In June 2017, the Reserve Bank of India (RBI) identified 12 of the country’s biggest loan defaulters and directed banks to send these cases, comprising about 25% of the total bad loans, packing to the National Company Law Tribunal (NCLT) for resolution.
The RBI wants banks to initiate resolution of the unpaid loans by taking these cases to the insolvency court. The first of those 12 cases has just reached a successful resolution – NCLT approved Vedanta’s acquisition of Electrosteel Steel – under the Insolvency and Bankruptcy Code (IBC). But time is fast running out for the rest.
For four of the twelve cases, the 270-day deadline has passed, and for another five, it will end this month. Five other cases – Bhushan Steel Limited, Bhushan Power & Steel, Monnet Ispat, Jyoti Structures, and Amtek Auto – have passed the creditors committee approval stage, but are pending before the NCLT.
Alok Industries is now facing liquidation because the resolution plan proposed by Reliance Industries and JM Financial ARC consortium could not muster the 75% votes required to pass resolutions under IBC. For now, the insolvency authorities have sought a stay on liquidation proceedings.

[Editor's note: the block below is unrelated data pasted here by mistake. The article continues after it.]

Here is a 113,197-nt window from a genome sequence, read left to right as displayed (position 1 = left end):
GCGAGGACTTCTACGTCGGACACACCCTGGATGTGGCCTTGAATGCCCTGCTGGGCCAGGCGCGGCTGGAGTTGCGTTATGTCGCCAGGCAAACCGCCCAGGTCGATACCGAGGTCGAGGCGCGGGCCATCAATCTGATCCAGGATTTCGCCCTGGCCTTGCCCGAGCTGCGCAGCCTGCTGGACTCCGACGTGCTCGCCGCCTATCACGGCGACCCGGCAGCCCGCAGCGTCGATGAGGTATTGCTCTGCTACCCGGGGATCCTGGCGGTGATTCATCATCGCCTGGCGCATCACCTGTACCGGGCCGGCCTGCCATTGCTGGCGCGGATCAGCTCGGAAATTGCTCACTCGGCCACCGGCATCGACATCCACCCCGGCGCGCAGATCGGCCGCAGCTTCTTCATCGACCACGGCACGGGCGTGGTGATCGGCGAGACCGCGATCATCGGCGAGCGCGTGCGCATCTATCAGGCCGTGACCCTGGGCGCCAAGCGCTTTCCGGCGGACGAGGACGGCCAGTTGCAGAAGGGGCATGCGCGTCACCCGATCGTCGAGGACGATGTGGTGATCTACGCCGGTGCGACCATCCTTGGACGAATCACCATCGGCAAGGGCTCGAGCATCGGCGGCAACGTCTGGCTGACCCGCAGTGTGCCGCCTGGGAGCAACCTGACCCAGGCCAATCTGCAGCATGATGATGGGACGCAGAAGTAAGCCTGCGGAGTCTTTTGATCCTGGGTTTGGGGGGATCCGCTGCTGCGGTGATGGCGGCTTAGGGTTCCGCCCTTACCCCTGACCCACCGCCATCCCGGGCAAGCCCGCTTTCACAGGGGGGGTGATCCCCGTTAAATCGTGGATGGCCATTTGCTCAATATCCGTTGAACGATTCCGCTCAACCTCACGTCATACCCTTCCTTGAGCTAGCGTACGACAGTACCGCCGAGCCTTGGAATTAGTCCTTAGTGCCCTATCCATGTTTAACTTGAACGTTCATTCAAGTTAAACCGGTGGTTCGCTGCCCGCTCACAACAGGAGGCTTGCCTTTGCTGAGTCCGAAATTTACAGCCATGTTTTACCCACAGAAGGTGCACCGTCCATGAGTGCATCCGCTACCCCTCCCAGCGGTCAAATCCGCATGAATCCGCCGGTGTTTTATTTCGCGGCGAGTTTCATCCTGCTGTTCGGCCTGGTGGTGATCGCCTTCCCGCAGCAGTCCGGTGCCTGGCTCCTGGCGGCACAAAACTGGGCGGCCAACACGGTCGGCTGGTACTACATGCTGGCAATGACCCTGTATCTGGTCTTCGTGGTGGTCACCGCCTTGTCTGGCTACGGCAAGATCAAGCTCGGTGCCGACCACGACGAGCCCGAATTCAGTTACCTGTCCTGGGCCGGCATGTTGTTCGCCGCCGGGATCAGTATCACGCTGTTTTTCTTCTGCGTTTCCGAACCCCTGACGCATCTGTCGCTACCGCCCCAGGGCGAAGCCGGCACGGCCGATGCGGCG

When the IBC was enacted more than a year ago, it was billed as one of the most significant reforms in recent times, a magic wand for resolutions. A year later, the law is still evolving, has teething troubles and requires several changes. What it has done is change the equation between creditors and borrowers for good, and enforced a time-bound process on all stakeholders.
The closure of the first list of defaulters assumes significance in this backdrop. The haircut, or the debt that lenders have to forgo for these cases is estimated at 17-86%. Stakeholders will take a hit, no doubt. But resolving the first list will tantamount to resolving a quarter of the banking industry’s stressed assets problem – which in itself is no small feat.